• The study of biology as it relates to psychology, and consciousness as it affects and is affected by perceptions of reality.
  • Meaning-making as a necessary human achievement, and identity formation as it is understood in the light of developmental psychology and the nature-nurture controversy.
 
LIBS 320D.001: WHAT REALLY MATTERS? FILM AND MEANING  
2013

TU

4:00-6:40pm

Dr. Benjamin Frymer

Carson 35

The search and hunger for meaning are fundamental to the human experience.  Whether religious or secular, familial or individual, our attempts to discover what really matters to us often come to define our lives, pursuits, and relationships. Film has a particularly rich tradition in the exploration of what really matters to both individuals and entire societies. In some respects film can become one of the most powerful modes of the search for meaning itself, and this course will offer up space to watch and talk about some exemplary cinematic works exploring both meaning and the lack of meaning (or alienation) in individual lives and larger communities. 

Prerequisite: LIBS 302 or LIBS 101-202
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LIBS 320D.002: VALUES AND POWER IN THE TWILIGHT ZONE  

1713

W

9:00-11:40am

Dr. Francisco Vazquez

Carson 34

Is consciousness of values and power an illusion? How does irony function as social critique? Is there a moral universe and if so, what are the consequences of behaving unjustly? Does civilization makes us less civil? What are the implications of our dependence on technology? Does the fact of death make life worth living if so, what happens if some humans become “amortal”? These are but a few of the questions raised by Rod Serling's groundbreaking television series, The Twilight Zone and many contemporary thinkers. Using episodes from the series as well as philosophical and literary texts, this course invites students to think critically about questions that impact our human experience now and point towards the future of our species in this unique corner of the cosmos.

Prerequisite: LIBS 302 or LIBS 101-202
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LIBS 320D.003: LEARNING, PEDAGOGY AND THE HEGEMONY OF SCHOOL  

1792

TH

9:00-11:40am

Dr. Wendy Ostroff

Carson 35

This course is about comparing how learning emerges in the brain and mind, with the ways that formal teaching takes place. We will examine how students learn from a cognitive perspective, and in what ways the scientific knowledge of learning has contributed to classroom design (or could contribute to classroom design). We will also look at the history of education and the implicit beliefs, hierarchies and power dynamics that have dictated pedagogy and curricula in the classroom.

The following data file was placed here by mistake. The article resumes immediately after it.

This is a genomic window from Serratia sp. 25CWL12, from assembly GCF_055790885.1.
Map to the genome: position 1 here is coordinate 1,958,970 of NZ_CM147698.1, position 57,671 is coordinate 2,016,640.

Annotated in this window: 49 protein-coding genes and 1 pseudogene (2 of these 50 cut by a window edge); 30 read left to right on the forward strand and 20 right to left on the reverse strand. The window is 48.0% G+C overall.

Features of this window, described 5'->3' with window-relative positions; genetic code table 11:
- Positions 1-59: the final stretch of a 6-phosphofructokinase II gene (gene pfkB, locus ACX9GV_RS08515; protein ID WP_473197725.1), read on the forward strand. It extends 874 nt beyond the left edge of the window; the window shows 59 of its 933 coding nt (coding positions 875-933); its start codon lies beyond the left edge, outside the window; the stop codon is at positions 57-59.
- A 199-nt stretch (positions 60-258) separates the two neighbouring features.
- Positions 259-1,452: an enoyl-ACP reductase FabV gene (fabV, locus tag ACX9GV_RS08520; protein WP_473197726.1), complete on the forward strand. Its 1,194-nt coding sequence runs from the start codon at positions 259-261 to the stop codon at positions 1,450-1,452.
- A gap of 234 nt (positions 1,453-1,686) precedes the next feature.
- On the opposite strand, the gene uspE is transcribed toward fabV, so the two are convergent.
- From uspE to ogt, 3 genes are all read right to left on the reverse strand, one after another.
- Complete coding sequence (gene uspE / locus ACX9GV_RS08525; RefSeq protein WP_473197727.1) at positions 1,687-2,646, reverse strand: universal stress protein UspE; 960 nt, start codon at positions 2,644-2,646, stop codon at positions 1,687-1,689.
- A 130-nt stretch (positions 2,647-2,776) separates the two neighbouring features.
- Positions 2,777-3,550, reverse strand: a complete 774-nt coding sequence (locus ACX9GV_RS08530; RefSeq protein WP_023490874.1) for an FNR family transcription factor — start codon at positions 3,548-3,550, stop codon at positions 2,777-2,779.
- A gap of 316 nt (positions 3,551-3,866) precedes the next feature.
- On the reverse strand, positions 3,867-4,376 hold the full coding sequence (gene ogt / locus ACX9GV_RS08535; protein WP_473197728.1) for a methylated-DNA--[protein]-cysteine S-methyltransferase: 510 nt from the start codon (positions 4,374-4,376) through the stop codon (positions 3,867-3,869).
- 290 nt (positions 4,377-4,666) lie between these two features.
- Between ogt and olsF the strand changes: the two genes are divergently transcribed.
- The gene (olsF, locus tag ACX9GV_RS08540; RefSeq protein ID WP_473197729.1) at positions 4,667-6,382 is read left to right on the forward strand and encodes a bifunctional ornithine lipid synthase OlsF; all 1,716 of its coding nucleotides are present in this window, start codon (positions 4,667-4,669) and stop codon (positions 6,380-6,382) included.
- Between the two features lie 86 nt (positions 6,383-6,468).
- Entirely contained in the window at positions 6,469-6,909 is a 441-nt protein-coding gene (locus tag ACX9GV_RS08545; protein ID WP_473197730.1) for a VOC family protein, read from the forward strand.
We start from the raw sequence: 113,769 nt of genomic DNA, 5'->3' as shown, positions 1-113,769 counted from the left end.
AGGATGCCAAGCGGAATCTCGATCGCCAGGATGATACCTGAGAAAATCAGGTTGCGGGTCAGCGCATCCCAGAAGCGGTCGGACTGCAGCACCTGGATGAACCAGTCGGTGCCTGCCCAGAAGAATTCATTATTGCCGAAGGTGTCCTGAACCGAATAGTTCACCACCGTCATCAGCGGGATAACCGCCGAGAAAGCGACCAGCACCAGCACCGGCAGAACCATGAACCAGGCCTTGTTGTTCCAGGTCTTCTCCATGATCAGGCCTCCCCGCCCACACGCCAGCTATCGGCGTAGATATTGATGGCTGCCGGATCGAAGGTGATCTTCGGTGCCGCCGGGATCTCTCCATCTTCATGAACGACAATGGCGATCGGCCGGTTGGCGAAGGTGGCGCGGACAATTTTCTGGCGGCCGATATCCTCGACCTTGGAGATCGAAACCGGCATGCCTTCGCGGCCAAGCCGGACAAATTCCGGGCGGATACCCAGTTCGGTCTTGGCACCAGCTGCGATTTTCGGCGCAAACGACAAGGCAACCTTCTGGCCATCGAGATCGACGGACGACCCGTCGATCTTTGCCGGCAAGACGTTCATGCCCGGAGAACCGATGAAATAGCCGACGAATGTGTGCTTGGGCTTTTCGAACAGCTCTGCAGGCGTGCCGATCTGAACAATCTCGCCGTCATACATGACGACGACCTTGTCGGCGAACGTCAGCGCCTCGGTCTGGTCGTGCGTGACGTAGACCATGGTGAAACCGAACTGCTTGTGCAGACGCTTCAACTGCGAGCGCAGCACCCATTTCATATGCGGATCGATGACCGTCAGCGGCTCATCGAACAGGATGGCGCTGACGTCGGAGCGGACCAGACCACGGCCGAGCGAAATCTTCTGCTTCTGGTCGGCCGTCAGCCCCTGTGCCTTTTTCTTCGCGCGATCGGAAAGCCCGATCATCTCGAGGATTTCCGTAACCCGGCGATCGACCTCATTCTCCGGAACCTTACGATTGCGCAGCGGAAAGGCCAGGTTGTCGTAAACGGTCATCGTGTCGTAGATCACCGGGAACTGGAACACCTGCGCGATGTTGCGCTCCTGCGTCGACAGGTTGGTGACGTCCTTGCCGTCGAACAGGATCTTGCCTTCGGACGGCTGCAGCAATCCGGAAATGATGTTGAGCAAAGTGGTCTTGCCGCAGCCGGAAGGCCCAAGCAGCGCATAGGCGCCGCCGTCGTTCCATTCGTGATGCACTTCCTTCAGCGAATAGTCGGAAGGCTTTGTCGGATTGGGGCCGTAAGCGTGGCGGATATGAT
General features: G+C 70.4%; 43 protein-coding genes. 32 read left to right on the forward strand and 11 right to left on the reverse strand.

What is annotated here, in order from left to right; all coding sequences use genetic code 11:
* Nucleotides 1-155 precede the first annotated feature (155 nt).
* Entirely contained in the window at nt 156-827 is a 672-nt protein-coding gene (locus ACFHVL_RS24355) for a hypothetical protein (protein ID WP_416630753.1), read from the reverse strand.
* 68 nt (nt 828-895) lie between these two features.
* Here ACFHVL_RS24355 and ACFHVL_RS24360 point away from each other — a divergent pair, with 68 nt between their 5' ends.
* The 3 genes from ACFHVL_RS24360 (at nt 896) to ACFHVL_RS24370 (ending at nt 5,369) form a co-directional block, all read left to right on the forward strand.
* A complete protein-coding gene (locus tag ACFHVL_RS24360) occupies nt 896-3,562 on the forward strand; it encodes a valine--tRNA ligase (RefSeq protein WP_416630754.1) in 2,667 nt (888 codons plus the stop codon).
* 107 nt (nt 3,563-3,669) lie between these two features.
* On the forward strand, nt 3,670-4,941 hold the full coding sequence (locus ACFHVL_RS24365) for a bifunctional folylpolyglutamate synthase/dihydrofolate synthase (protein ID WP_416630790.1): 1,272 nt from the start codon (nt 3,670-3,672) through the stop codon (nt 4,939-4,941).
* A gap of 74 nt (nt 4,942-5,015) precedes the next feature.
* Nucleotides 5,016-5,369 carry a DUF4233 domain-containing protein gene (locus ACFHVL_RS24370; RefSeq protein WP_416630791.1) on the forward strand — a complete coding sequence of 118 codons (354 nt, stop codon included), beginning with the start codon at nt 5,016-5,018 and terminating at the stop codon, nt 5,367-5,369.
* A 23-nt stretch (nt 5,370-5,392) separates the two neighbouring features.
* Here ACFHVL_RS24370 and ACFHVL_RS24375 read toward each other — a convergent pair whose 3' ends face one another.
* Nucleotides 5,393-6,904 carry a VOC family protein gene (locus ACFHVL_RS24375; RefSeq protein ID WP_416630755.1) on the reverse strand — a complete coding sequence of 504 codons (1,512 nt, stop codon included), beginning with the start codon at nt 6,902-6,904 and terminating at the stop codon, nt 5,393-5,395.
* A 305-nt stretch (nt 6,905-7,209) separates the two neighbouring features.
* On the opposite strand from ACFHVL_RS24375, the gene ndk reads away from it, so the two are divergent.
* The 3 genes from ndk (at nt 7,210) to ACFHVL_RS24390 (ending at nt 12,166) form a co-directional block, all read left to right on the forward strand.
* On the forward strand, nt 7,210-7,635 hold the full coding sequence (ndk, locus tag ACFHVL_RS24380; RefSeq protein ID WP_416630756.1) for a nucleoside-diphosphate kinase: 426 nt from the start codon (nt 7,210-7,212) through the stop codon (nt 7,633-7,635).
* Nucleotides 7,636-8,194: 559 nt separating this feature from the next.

Students will develop lesson plans based on state of the art theory and science; consider philosophy and how literature and narrative inform practice; approach themes of liberal education, and uncover ways that political hegemony has dictated classroom and schools’ operation. Other activities will include writing utopian and memoir narratives, interview teachers, and journal to discern their own views and develop them – culminating in an original and deliberate philosophy of teaching and learning.

Prerequisite: LIBS 302 or LIBS 101-202
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LIBS 320D.004: JAMES BOND PHENOMENON  

4175

F

9:00-11:40am

Dr. Ajay Gehlawat

Carson 33

The name is Bond but what does that name entail? Sexist? Imperialist? Globe-trotting assassin? The continued success of the Bond franchise seems to belie such strident criticism, even as its secret agent and his consciousness reflect ongoing cultural shifts, particularly with regard to race, gender and sexuality. Bond’s imprint has also been made on multiple global media cultures, including India’s Bollywood, which have created their own indigenous versions of this figure, further testifying to his global allure. Using a combination of film screenings and readings from a variety of disciplinary perspectives, this seminar will consider the various significations and iterations of 007 throughout the world, from the start of the franchise during the Cold War era, up to the twenty-first century. Our aim will be to understand how the various versions of Bond reflect our own ever-changing world and its evolving conceptions of humanity. Students will compile their own dossiers on the subject, culminating in a final research mission and related report.

Prerequisite: LIBS 302 or LIBS 101-202